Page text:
Go 0ato Original
BBC Director General Strikes Out At US Media
Friday 25 April 2003
The BBC director general, Greg Dyke, yesterday laid out the case for the 0aimpartiality of broadcast news in Britain as against the "unquestioning" 0aattitude of US networks, and warned the government not to allow the "Americanisation" of the British media.
In characteristically blunt fashion, 0aMr Dyke said he was surprised at the "committed political position" of Rupert 0aMurdoch's Fox News Channel, and "shocked" to discover that the biggest radio 0agroup in the US was using its stations to organise pro-war rallies.
He urged the government to think carefully about its proposals to liberalise 0amedia ownership laws in Britain. "We must ensure that we don't become 0aAmericanised," he said in a speech at Goldsmith's College in London yesterday.
Mr Dyke directed much of his ammunition against the global media giant Clear 0aChannel, which owns 1,225 radio stations in the US, many of which took a 0astaunchly pro-war line.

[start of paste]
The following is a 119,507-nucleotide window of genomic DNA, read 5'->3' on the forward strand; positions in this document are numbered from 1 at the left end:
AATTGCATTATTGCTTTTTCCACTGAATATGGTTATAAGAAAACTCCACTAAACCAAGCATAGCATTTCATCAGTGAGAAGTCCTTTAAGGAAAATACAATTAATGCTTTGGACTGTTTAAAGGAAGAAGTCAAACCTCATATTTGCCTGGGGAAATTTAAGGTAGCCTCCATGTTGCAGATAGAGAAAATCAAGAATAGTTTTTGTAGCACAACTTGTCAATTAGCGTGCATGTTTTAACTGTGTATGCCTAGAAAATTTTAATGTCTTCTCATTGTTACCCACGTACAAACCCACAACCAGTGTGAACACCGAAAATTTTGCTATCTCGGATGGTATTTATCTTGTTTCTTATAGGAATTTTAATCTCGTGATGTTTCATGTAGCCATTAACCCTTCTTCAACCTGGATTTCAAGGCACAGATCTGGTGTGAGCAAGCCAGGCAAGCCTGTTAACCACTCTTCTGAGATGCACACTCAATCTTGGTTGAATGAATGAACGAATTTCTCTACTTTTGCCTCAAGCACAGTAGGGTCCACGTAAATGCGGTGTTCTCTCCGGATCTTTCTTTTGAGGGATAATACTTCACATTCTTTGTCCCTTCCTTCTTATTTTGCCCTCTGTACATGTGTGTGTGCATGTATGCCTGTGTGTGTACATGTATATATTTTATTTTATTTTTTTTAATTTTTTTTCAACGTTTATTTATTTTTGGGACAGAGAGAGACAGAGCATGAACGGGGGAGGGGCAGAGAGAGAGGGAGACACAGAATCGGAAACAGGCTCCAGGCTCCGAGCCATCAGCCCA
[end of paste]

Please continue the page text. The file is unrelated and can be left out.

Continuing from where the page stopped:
"We are genuinely shocked when we discover that the largest radio group in 0athe United States was using its airwaves to organise pro-war rallies," said Mr 0aDyke, who is also the BBC's editor-in-chief. "We are even more shocked to 0adiscover that the same group wants to become a big radio player in the UK."
In the communications bill currently going through the House of Lords, the 0agovernment plans to deregulate ownership laws, allowing foreign companies like 0aClear Channel to own commercial radio licences in Britain.
Clear Channel is known for syndicating much of its output between its 0astations, and concerns have been raised about the threat to diversity.